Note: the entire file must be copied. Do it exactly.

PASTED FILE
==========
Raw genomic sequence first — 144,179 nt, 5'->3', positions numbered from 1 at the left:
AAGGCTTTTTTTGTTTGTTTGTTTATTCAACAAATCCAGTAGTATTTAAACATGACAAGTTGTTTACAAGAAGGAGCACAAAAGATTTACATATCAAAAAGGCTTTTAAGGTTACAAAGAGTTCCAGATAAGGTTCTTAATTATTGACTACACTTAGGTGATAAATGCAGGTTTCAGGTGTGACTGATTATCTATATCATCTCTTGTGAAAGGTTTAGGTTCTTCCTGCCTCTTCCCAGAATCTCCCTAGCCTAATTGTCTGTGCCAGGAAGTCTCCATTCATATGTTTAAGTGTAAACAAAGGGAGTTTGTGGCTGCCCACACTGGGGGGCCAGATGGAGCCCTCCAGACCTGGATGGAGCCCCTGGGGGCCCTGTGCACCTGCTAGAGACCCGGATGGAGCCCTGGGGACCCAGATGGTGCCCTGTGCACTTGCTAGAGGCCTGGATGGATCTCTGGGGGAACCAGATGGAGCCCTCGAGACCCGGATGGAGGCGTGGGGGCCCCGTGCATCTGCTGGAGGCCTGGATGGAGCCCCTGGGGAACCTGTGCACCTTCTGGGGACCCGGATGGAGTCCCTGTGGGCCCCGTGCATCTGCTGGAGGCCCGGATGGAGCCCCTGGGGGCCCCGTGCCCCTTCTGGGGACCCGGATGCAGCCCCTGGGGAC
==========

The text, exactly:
Raw genomic sequence first — 144,179 nt, 5'->3', positions numbered from 1 at the left:
AAGGCTTTTTTTGTTTGTTTGTTTATTCAACAAATCCAGTAGTATTTAAACATGACAAGTTGTTTACAAGAAGGAGCACAAAAGATTTACATATCAAAAAGGCTTTTAAGGTTACAAAGAGTTCCAGATAAGGTTCTTAATTATTGACTACACTTAGGTGATAAATGCAGGTTTCAGGTGTGACTGATTATCTATATCATCTCTTGTGAAAGGTTTAGGTTCTTCCTGCCTCTTCCCAGAATCTCCCTAGCCTAATTGTCTGTGCCAGGAAGTCTCCATTCATATGTTTAAGTGTAAACAAAGGGAGTTTGTGGCTGCCCACACTGGGGGGCCAGATGGAGCCCTCCAGACCTGGATGGAGCCCCTGGGGGCCCTGTGCACCTGCTAGAGACCCGGATGGAGCCCTGGGGACCCAGATGGTGCCCTGTGCACTTGCTAGAGGCCTGGATGGATCTCTGGGGGAACCAGATGGAGCCCTCGAGACCCGGATGGAGGCGTGGGGGCCCCGTGCATCTGCTGGAGGCCTGGATGGAGCCCCTGGGGAACCTGTGCACCTTCTGGGGACCCGGATGGAGTCCCTGTGGGCCCCGTGCATCTGCTGGAGGCCCGGATGGAGCCCCTGGGGGCCCCGTGCCCCTTCTGGGGACCCGGATGCAGCCCCTGGGGAC